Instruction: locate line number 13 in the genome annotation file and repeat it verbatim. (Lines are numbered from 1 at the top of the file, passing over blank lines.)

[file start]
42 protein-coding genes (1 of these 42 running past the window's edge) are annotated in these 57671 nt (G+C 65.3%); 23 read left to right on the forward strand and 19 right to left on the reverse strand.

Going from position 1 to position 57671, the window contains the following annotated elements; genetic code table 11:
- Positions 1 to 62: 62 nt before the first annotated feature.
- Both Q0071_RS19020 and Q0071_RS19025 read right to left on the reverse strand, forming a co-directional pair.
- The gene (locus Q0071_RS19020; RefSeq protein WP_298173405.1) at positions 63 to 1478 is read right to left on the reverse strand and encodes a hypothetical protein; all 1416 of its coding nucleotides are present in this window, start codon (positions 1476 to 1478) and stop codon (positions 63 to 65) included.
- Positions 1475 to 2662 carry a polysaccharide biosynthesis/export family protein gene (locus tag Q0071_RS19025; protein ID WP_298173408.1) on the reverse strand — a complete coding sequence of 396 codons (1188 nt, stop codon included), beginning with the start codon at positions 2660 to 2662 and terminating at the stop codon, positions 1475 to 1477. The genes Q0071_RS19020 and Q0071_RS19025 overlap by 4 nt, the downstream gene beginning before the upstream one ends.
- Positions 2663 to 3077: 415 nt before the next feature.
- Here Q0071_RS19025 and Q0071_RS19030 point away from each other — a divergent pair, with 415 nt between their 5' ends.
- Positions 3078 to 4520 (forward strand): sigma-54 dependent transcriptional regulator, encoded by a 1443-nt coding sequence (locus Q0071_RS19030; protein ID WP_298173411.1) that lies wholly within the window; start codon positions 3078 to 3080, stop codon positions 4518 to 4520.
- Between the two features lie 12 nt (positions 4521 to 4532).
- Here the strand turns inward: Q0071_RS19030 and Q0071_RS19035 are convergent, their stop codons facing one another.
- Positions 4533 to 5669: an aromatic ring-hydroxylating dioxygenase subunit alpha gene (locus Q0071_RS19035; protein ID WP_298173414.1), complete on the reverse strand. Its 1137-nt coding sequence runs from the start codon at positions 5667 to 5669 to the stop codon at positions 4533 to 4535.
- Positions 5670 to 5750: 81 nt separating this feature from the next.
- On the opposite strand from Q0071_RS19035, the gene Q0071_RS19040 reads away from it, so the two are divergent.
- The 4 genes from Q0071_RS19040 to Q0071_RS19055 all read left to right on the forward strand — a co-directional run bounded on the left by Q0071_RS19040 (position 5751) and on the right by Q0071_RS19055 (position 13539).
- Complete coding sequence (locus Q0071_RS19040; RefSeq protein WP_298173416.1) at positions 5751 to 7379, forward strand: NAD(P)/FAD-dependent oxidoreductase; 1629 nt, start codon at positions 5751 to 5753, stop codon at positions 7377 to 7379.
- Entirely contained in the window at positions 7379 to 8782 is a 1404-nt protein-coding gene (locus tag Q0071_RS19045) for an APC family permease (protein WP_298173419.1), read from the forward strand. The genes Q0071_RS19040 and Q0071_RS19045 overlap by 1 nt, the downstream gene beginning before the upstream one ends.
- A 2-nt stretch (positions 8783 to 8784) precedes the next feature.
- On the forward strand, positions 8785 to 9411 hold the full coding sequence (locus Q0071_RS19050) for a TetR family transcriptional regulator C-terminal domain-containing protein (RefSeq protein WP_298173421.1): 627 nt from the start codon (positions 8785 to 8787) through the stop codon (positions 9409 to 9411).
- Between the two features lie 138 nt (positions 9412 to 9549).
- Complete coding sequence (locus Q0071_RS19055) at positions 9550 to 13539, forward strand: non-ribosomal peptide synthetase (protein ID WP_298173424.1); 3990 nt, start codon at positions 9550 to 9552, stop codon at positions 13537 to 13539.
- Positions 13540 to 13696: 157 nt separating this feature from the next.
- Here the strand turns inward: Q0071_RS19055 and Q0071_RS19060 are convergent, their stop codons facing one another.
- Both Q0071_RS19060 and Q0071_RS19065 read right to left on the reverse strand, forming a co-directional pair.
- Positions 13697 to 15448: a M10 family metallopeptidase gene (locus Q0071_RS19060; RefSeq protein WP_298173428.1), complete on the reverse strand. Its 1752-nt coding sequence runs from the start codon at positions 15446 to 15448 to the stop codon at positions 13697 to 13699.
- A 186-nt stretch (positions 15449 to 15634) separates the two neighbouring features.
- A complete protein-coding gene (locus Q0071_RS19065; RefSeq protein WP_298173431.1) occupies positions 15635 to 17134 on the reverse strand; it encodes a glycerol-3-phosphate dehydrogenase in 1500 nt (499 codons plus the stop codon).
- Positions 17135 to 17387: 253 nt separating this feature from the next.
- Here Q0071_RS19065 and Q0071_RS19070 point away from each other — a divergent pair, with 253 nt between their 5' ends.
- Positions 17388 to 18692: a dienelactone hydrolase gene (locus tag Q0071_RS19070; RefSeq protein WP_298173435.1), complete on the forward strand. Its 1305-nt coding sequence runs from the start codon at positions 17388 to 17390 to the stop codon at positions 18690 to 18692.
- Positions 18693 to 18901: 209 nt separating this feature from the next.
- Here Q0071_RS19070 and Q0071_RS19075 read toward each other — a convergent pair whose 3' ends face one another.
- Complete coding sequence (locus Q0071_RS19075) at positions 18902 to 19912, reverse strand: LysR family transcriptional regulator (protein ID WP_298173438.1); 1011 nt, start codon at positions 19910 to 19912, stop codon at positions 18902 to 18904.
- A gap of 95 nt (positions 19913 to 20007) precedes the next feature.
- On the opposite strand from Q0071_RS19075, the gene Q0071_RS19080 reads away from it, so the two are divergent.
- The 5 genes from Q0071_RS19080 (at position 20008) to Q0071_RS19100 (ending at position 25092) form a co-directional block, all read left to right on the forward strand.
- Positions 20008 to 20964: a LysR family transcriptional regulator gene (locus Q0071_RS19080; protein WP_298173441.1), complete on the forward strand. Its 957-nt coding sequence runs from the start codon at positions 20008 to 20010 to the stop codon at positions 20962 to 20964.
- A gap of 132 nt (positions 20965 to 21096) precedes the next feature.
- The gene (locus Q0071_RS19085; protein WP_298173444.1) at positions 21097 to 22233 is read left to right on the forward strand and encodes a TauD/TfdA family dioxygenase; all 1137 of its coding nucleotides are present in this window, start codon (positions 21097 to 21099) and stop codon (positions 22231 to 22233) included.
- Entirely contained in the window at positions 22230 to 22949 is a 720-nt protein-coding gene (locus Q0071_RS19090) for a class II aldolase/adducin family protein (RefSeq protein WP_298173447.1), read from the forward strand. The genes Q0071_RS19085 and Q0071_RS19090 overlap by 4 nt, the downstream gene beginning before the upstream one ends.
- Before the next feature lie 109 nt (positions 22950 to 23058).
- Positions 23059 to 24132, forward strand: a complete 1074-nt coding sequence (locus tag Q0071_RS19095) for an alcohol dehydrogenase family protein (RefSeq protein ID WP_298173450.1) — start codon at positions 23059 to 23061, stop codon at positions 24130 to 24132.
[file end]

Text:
- Positions 5670 to 5750: 81 nt separating this feature from the next.